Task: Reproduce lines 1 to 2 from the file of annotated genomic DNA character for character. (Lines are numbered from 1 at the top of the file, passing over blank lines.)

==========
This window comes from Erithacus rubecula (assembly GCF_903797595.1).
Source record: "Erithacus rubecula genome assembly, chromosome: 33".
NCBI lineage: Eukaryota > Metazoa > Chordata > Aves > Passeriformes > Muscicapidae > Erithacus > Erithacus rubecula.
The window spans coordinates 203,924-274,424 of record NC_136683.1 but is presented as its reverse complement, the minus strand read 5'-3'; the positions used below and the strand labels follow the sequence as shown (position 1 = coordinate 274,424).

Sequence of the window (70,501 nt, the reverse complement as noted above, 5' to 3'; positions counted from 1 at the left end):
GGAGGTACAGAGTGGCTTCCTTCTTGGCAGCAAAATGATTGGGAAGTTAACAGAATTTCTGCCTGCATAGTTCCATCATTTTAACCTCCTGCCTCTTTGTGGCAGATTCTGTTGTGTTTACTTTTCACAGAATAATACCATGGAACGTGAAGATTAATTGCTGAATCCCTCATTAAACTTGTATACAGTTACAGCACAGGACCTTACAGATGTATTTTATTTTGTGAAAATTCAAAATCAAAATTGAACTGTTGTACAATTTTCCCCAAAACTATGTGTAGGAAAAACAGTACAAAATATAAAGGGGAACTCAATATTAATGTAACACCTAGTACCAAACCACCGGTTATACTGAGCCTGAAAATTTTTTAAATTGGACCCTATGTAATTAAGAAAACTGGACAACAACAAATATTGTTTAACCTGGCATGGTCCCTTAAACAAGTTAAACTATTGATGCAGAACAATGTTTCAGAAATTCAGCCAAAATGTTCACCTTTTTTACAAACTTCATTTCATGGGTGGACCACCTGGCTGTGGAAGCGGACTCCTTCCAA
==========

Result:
This window comes from Erithacus rubecula (assembly GCF_903797595.1).
Source record: "Erithacus rubecula genome assembly, chromosome: 33".